Theatre in India, much like other places in the world, has a paradoxical image. As those in the Indian theatre scene would attest, dearth of funds and the occasional distracted audience remain an obstacle in what should otherwise be a free-flowing creative pursuit. At the same time, there is a small but significant section of the intelligentsia that gives the scene a cerebral hue, making it perceivably inaccessible to those who may not be so actively clued into the theatre scene. But all that is set to change this year.
With the Aditya Birla Group taking a keen interest in being a mentor with a creative mind, Aadyam will serve as a catalyst to streamline stage management, encourage marketing ideas, as well as groom administrative structure in the world of the arts. This will, in turn, optimise the results at the box office.
Committed to producing quality performances, Aadyam is working towards becoming India’s gateway to artistic expression for meaningful experiences and capacity audiences. Aadyam is making its foray first with theatre and intends to extend its interests to other forms of the performing arts.
Aadyam is a belief, a promise, and a commitment to the institution of creative expression. When Aadyam was conceptualised two years ago with the vision to assist the burgeoning theatre scene in India by providing a platform where theatre groups could focus on their creative pursuits while leaving production-related disquiet in the trusted hands of this initiative.
This is not a glorified manner to present financial sponsorship; this is the simplest way to put down the contribution to which Aadyam is committed. The process of production begins almost as soon as a creative idea germinates. Even before the script is finalised, one is already worrying about finding the right cast and chalking out a play with the same production value that one had envisaged when the idea first came into being. If the cast is perfect, one may not necessarily afford it. If one can afford their dream cast, they need not necessarily have the wherewithal to see through an extensive marketing campaign. Then, somewhere in all of this is the anxiety of not knowing whether the halls will run to full houses, or whether one will be able to recover the costs of the production, whether one needs to tweak a script for commercial gains, and — ever so often — whether it’s worth all this rigmarole.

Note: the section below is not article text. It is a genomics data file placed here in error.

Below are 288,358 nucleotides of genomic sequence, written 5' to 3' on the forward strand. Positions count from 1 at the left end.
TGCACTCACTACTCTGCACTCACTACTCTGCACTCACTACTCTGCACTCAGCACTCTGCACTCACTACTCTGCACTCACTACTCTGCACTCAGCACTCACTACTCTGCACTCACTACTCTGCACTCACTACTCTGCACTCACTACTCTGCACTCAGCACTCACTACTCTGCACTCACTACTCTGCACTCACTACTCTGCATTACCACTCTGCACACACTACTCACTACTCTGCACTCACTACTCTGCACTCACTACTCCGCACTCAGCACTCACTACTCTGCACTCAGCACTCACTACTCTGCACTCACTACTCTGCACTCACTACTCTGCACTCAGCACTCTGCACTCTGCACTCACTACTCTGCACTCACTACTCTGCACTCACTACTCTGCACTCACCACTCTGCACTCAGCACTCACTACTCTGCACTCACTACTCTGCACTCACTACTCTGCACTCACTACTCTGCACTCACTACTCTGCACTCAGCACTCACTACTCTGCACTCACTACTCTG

So when Aadyam was created as an ally to the Indian theatre scene, it was based on the idea that if there’s a theatre group with a splendid idea for a play, all it needs to do is to develop it to scale. In 2015, five theatre groups were finalised to present nine shows each of five new productions, across Mumbai and Delhi. Aadyam went a step further and curated thematic experiences before each performance that tied in the essence of the play and gave the viewer a slice of what’s to come. From vintage photo booths that harked back to the time of Sherlock Holmes to poker tables that went with the gambling theme of the New Age Merchant of Venice, stepping into an Aadyam venue meant suspending our reality and going on a sensory theatrical experience.
Simultaneously, Aadyam addressed an oft refrained notion about theatre in India, and the world at large -Theatre is notionally divided into categories like regional-means-massy and English-spells-classy. The air of elitism surrounding English theatre stems from perceived snobbery. The swift derision of the regional scene as being devoid of finesse is unfair to say the least.
By making the experience of engaging with theatre more accessible and less obscure, Aadyam, through its first edition itself, has brought in newer audiences while putting together plays of impeccable production values for seasoned theatregoers. Rding high on this successful concept last year, Aadyam has arrived in 2016 with five more new productions.